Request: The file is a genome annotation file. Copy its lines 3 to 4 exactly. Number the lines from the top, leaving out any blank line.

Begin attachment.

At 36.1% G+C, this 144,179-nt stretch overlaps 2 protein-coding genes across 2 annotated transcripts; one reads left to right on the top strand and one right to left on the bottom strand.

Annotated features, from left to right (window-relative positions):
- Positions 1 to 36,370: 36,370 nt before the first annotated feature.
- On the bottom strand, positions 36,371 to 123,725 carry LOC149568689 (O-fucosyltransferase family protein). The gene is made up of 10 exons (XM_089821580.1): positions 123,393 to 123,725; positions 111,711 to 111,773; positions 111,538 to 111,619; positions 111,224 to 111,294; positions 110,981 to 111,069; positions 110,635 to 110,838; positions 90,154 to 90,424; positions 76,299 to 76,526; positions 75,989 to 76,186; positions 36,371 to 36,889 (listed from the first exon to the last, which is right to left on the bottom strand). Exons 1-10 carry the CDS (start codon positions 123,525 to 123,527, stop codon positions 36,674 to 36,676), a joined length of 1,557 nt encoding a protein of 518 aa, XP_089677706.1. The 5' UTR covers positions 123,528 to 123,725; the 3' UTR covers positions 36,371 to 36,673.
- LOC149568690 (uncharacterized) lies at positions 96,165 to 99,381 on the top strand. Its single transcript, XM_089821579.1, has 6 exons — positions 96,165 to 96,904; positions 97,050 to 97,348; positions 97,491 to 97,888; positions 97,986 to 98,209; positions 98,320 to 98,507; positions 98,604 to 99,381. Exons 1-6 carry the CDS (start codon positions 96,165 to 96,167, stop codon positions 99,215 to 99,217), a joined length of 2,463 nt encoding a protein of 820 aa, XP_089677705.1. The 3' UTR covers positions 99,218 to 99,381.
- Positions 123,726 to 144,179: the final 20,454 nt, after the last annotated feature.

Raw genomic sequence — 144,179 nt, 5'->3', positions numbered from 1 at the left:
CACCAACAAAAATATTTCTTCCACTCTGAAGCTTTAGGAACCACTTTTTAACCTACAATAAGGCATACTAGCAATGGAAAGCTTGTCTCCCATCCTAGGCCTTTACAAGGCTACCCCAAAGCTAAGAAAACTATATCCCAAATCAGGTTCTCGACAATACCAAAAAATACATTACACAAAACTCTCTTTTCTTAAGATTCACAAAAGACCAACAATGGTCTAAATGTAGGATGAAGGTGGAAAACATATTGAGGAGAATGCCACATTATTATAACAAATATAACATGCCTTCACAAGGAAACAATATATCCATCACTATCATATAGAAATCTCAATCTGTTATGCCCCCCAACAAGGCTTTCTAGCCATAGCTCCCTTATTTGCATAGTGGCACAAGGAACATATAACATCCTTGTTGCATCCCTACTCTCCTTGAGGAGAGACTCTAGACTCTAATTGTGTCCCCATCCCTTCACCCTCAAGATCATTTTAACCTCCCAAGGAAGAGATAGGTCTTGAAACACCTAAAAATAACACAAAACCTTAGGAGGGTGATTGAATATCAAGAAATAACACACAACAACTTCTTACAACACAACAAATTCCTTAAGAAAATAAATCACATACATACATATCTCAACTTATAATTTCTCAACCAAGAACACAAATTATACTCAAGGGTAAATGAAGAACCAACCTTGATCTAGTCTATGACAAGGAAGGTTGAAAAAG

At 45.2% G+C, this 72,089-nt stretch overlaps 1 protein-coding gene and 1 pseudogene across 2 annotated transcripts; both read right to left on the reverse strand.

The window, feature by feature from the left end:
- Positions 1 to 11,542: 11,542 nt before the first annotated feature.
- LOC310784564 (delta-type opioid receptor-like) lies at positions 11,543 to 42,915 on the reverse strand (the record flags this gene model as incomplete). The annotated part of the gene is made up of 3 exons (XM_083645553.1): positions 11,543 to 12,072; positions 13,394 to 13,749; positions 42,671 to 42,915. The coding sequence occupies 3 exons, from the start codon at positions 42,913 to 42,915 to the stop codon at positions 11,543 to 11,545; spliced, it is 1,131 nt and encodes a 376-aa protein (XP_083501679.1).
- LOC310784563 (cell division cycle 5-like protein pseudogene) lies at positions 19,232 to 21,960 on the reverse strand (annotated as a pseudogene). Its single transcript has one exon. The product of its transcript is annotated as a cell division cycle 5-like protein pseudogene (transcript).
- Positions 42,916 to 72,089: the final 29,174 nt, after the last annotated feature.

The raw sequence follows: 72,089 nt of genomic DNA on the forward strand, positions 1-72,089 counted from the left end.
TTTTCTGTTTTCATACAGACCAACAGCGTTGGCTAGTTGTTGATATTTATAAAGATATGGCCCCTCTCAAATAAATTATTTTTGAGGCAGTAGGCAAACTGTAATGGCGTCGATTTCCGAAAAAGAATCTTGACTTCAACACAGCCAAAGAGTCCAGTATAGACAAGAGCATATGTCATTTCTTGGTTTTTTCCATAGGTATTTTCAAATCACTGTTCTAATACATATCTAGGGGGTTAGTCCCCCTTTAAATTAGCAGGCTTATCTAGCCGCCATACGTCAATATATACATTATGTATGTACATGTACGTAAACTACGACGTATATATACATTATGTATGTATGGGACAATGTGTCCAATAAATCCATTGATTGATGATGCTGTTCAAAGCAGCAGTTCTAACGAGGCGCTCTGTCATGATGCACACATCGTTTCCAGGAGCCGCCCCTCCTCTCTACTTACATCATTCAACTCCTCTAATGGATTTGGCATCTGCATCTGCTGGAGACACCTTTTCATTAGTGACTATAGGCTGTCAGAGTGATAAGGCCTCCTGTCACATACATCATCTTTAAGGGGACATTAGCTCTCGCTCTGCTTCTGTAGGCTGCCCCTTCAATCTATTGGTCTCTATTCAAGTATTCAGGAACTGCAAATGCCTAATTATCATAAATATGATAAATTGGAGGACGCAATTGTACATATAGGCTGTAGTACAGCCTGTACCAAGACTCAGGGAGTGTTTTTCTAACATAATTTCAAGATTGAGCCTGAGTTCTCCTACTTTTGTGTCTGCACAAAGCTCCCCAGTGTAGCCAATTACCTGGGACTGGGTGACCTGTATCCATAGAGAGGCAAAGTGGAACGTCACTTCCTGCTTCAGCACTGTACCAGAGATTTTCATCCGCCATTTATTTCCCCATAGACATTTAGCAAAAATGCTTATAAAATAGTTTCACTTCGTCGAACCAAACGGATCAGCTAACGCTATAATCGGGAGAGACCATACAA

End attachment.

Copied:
- Positions 1 to 36,370: 36,370 nt before the first annotated feature.
- On the bottom strand, positions 36,371 to 123,725 carry LOC149568689 (O-fucosyltransferase family protein). The gene is made up of 10 exons (XM_089821580.1): positions 123,393 to 123,725; positions 111,711 to 111,773; positions 111,538 to 111,619; positions 111,224 to 111,294; positions 110,981 to 111,069; positions 110,635 to 110,838; positions 90,154 to 90,424; positions 76,299 to 76,526; positions 75,989 to 76,186; positions 36,371 to 36,889 (listed from the first exon to the last, which is right to left on the bottom strand). Exons 1-10 carry the CDS (start codon positions 123,525 to 123,527, stop codon positions 36,674 to 36,676), a joined length of 1,557 nt encoding a protein of 518 aa, XP_089677706.1. The 5' UTR covers positions 123,528 to 123,725; the 3' UTR covers positions 36,371 to 36,673.